Observing the damage his dean was doing to prospects for future funding and partnerships, our Vologda grant director complained to the VSPU rector. A year or so later, upon his return from a second U.S. visit, the grant director was fired for a sequence of "violations of labor discipline." The grant director then filed suit against the university. He lost both the original case and the appeal, because, in part, the judge accepted the representation of the university vice-rector that no partnership exists between Vologda State Pedagogical University itself (as opposed to the law school), the University of New Hampshire, and Franklin Pierce Law Center. It is a cruel irony that the judge who issued the decision has traveled to New Hampshire through the USAID rule of law project and is well aware of the existence of the parallel program within the law school through, albeit not the university, the educational partnership.

This outcome has had a chilling effect on the grant participants who remain on the faculty at the Vologda law school. Having been on the receiving end of the dean’s vituperative outbursts over the last four years, they are silent and frightened, especially as they are early in their careers, and several of them are critical wage-earners in their families. Only one is brave enough to maintain contact with us through email.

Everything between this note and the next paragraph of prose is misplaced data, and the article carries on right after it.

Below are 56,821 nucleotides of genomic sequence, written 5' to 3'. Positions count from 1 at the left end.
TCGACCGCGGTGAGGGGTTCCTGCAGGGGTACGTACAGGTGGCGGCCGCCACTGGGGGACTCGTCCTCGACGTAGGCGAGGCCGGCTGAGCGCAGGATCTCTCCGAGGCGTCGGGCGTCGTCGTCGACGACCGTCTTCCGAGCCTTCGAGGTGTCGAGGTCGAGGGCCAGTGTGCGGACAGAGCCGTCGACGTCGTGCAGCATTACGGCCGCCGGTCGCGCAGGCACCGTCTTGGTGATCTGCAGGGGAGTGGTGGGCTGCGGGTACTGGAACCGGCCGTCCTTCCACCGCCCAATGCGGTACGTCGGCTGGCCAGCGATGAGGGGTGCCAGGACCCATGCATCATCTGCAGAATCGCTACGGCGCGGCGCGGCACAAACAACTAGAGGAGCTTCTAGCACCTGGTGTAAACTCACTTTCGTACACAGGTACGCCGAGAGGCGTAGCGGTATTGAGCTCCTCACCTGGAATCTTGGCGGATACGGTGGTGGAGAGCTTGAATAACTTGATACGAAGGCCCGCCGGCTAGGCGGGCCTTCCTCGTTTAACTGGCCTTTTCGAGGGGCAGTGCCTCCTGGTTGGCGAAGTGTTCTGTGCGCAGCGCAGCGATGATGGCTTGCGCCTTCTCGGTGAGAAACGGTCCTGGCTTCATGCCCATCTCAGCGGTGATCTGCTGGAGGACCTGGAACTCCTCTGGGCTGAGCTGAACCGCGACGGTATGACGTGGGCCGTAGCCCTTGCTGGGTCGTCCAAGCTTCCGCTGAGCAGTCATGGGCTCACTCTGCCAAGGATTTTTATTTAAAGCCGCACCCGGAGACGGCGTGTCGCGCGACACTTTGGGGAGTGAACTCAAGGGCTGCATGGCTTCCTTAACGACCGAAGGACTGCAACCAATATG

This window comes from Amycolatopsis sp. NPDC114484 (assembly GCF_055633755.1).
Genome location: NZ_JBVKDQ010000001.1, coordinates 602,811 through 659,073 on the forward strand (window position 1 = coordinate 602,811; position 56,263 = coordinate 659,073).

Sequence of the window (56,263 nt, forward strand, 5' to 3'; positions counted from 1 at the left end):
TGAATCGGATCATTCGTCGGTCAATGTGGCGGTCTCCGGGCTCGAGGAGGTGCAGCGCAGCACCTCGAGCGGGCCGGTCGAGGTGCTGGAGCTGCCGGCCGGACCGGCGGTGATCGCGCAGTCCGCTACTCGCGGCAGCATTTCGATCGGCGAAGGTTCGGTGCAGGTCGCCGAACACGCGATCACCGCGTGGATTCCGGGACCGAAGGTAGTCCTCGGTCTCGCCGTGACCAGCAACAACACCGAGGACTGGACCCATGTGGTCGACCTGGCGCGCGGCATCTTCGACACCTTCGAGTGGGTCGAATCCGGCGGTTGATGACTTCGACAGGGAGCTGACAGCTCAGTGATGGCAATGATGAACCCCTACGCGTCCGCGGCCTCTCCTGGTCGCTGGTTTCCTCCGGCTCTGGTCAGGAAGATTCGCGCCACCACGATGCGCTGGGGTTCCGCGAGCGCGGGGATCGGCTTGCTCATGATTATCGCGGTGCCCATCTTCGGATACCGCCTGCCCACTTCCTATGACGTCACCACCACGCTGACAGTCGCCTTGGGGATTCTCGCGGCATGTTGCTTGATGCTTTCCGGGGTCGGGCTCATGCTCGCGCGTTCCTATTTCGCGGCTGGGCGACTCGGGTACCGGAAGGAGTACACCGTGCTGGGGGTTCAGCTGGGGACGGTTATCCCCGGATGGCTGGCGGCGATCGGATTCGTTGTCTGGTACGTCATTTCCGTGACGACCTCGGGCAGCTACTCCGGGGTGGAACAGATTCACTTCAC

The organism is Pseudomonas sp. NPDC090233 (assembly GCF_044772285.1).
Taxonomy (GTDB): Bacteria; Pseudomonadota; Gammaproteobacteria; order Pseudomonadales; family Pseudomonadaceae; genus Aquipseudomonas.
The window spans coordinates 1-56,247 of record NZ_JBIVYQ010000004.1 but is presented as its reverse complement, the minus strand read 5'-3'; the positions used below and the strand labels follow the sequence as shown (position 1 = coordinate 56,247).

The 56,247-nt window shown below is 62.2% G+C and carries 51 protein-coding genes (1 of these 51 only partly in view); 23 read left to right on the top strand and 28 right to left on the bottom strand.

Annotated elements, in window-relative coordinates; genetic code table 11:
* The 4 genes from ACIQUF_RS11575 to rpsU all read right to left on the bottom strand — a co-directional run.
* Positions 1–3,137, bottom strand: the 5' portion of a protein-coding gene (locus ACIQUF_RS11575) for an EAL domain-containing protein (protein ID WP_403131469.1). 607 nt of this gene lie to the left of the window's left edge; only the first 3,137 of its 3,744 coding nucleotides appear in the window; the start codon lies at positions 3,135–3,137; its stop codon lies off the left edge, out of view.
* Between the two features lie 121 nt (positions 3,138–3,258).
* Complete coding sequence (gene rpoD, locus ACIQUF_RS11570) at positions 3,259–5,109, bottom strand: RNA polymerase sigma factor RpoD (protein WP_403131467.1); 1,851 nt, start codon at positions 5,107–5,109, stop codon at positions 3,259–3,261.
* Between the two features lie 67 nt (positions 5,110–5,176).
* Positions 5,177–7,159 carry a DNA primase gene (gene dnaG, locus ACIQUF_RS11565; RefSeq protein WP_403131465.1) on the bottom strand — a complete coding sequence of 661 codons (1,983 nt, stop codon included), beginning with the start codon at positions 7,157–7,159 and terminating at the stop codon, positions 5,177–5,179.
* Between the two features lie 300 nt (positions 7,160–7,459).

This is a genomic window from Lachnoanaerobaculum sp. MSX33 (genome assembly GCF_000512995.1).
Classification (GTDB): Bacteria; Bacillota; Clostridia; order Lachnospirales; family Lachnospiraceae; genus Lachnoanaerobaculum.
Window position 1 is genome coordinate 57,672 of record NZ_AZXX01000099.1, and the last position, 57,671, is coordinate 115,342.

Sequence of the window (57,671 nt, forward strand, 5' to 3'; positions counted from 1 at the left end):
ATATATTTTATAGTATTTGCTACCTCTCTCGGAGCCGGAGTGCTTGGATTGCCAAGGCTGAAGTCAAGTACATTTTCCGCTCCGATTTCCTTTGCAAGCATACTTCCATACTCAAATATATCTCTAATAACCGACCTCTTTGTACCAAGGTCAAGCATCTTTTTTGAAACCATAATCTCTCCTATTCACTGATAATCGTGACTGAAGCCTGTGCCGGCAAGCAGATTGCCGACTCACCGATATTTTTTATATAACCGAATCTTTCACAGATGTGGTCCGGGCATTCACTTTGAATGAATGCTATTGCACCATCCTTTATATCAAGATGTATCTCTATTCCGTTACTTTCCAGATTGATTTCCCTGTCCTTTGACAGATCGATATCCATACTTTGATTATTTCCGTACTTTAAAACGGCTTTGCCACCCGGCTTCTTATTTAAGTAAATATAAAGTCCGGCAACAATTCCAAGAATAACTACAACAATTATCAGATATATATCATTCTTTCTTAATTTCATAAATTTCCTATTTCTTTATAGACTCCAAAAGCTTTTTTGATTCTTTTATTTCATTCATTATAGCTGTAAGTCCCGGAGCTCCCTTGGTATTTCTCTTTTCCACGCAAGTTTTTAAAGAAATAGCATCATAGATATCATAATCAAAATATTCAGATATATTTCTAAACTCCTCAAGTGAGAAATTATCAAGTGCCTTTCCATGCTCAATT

With roughly $80,000 remaining in the grant account, we must decide whether to terminate the grant or request a no-cost extension. The university vice-rector has been courting us through steady communication, offering to provide all logistical assistance necessary to bring the grant to a successful completion. At this stage in their negotiations, their only requirement is that the direction of the grant pass to an assistant in the rector’s office, thus imposing a centralized model that keeps the funds and the activities under the scrutiny of the vice-rector for international programs and the rector himself. We and our program officers in Washington disagree about whether to continue. In making our decision, we are trying to calculate what harm we might do to the rule of law concept by continuing to partner with the law school office responsible for a disingenuous representation in court and possible arbitrary and capricious dismissal of grant participants. We also are deeply concerned about the message we send to previous grant participants by our actions, as well as about the impact on their employment our decision to continue or terminate the grant might have.